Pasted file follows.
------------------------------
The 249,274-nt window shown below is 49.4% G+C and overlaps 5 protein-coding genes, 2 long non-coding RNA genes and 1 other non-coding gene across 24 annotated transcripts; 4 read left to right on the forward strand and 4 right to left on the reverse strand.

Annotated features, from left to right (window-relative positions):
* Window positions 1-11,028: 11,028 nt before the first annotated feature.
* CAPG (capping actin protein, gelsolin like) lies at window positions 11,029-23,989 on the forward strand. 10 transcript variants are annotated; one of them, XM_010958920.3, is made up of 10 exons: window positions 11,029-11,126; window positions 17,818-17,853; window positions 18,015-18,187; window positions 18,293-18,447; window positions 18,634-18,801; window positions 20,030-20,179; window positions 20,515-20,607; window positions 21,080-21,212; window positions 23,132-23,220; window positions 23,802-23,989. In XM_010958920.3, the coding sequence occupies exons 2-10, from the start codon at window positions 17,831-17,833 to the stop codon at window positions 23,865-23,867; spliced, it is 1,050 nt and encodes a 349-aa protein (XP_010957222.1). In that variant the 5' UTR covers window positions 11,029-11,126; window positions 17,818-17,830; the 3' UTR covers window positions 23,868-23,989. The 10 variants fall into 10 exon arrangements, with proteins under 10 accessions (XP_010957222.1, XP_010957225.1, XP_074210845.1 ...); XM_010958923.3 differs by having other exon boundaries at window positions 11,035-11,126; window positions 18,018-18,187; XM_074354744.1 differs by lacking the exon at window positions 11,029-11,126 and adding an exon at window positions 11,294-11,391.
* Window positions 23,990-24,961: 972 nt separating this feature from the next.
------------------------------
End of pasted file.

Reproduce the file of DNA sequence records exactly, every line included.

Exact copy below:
The 249,274-nt window shown below is 49.4% G+C and overlaps 5 protein-coding genes, 2 long non-coding RNA genes and 1 other non-coding gene across 24 annotated transcripts; 4 read left to right on the forward strand and 4 right to left on the reverse strand.

Annotated features, from left to right (window-relative positions):
* Window positions 1-11,028: 11,028 nt before the first annotated feature.
* CAPG (capping actin protein, gelsolin like) lies at window positions 11,029-23,989 on the forward strand. 10 transcript variants are annotated; one of them, XM_010958920.3, is made up of 10 exons: window positions 11,029-11,126; window positions 17,818-17,853; window positions 18,015-18,187; window positions 18,293-18,447; window positions 18,634-18,801; window positions 20,030-20,179; window positions 20,515-20,607; window positions 21,080-21,212; window positions 23,132-23,220; window positions 23,802-23,989. In XM_010958920.3, the coding sequence occupies exons 2-10, from the start codon at window positions 17,831-17,833 to the stop codon at window positions 23,865-23,867; spliced, it is 1,050 nt and encodes a 349-aa protein (XP_010957222.1). In that variant the 5' UTR covers window positions 11,029-11,126; window positions 17,818-17,830; the 3' UTR covers window positions 23,868-23,989. The 10 variants fall into 10 exon arrangements, with proteins under 10 accessions (XP_010957222.1, XP_010957225.1, XP_074210845.1 ...); XM_010958923.3 differs by having other exon boundaries at window positions 11,035-11,126; window positions 18,018-18,187; XM_074354744.1 differs by lacking the exon at window positions 11,029-11,126 and adding an exon at window positions 11,294-11,391.
* Window positions 23,990-24,961: 972 nt separating this feature from the next.